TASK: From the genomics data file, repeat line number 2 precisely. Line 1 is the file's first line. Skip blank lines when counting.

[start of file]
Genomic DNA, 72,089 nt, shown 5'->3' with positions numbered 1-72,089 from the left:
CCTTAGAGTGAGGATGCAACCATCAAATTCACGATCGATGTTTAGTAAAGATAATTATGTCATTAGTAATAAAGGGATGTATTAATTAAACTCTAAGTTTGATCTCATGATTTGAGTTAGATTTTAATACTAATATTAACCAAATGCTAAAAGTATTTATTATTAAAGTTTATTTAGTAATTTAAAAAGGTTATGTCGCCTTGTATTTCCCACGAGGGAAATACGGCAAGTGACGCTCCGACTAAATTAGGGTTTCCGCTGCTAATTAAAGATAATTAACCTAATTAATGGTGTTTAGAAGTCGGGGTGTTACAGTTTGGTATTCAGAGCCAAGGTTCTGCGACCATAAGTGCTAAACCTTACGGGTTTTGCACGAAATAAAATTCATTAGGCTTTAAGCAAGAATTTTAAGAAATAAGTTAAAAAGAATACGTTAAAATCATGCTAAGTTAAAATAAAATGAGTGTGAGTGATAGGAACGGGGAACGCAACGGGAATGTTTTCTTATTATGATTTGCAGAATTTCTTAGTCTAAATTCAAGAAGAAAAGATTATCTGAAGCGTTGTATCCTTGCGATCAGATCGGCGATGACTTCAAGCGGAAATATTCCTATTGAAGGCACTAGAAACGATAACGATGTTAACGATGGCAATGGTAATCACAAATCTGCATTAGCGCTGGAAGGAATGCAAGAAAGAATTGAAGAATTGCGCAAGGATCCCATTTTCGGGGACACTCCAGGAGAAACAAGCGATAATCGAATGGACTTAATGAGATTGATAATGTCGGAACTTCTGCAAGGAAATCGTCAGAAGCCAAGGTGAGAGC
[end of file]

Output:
CCTTAGAGTGAGGATGCAACCATCAAATTCACGATCGATGTTTAGTAAAGATAATTATGTCATTAGTAATAAAGGGATGTATTAATTAAACTCTAAGTTTGATCTCATGATTTGAGTTAGATTTTAATACTAATATTAACCAAATGCTAAAAGTATTTATTATTAAAGTTTATTTAGTAATTTAAAAAGGTTATGTCGCCTTGTATTTCCCACGAGGGAAATACGGCAAGTGACGCTCCGACTAAATTAGGGTTTCCGCTGCTAATTAAAGATAATTAACCTAATTAATGGTGTTTAGAAGTCGGGGTGTTACAGTTTGGTATTCAGAGCCAAGGTTCTGCGACCATAAGTGCTAAACCTTACGGGTTTTGCACGAAATAAAATTCATTAGGCTTTAAGCAAGAATTTTAAGAAATAAGTTAAAAAGAATACGTTAAAATCATGCTAAGTTAAAATAAAATGAGTGTGAGTGATAGGAACGGGGAACGCAACGGGAATGTTTTCTTATTATGATTTGCAGAATTTCTTAGTCTAAATTCAAGAAGAAAAGATTATCTGAAGCGTTGTATCCTTGCGATCAGATCGGCGATGACTTCAAGCGGAAATATTCCTATTGAAGGCACTAGAAACGATAACGATGTTAACGATGGCAATGGTAATCACAAATCTGCATTAGCGCTGGAAGGAATGCAAGAAAGAATTGAAGAATTGCGCAAGGATCCCATTTTCGGGGACACTCCAGGAGAAACAAGCGATAATCGAATGGACTTAATGAGATTGATAATGTCGGAACTTCTGCAAGGAAATCGTCAGAAGCCAAGGTGAGAGC